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Parents with custody order should know this legal requirement

  • Updated
  • 1 min to read
Peter Inman

One of the best-kept secrets in family law is the Notice of Intent to Relocate. It should not be a secret, though. Anyone who is subject to a court order granting them custody or parenting time for a child should make sure they are familiar with the laws surrounding this topic. Please note, nothing in this article should be taken as legal advice, and you should consult a lawyer if you have any questions or concerns about this matter.

Indiana law defines a relocating individual as anyone “who has or is seeking: (1) custody of a child; or (2) parenting time with a child; and intends to move the individual’s principal residence.” The Indiana Parenting Time Guidelines, which are often adopted in paternity cases or divorce cases involving children, explain just how broadly encompassing this matter is. It even applies “when a person plans to move across the street or across town.”

If you are a relocating individual, you must file a notice with the court. Additionally, you have to send notice to each non-relocating individual by registered or certified mail, at least ninety days before you intend to move. In this notice, you are required by statute to provide your new address, any telephone numbers you may have, the date of your intended move, a statement of the specific reasons for your move, a proposal for a revised parenting time or grandparent visitation schedule, and a statement regarding the rights and deadlines of the other parent or non-relocating individual.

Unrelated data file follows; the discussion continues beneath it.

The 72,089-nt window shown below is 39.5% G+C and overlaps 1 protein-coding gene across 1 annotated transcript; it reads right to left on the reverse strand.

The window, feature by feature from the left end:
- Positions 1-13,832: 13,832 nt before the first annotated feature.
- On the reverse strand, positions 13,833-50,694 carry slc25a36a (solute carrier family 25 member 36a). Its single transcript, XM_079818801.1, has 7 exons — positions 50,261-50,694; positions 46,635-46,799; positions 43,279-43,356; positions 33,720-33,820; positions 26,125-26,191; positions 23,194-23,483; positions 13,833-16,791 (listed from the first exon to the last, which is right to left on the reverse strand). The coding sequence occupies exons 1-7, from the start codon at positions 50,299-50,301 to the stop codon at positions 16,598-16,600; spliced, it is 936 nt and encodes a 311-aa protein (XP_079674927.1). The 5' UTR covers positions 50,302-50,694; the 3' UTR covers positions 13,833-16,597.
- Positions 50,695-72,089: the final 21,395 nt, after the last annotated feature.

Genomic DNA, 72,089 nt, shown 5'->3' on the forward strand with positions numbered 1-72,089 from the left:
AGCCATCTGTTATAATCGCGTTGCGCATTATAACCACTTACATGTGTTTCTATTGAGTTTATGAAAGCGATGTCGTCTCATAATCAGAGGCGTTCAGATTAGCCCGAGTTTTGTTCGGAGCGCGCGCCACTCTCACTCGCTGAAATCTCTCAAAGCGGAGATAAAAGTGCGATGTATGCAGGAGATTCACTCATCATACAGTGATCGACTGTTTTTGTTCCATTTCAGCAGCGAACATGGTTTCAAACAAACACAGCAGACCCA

These notices are important not only because they are required by law, but they can save you time and trouble down the road. Imagine you got a job in another state. You found the perfect house or apartment, signed a mortgage or a lease, and are getting ready to pack your moving van with all your belongings. The mail arrives, and in it you find that the other parent of your child has filed an objection to your relocation with the court.

If the court finds that your relocation constitutes sufficient grounds to grant custody to the other parent, now you have to decide whether to cancel your move and deal with the financial repercussions, and you have a new legal fight ahead of you to try to regain custody of your child. However, if you file your Notice of Intent to Relocate within the statutorily-required timeframe, you can resolve the custody issue before making major financial commitments.

Whether you are planning to move or you have received notice that the other parent of your child intends to move, you should talk to a lawyer about your rights and responsibilities.

Peter Inman is a local attorney with Bolinger Law Firm.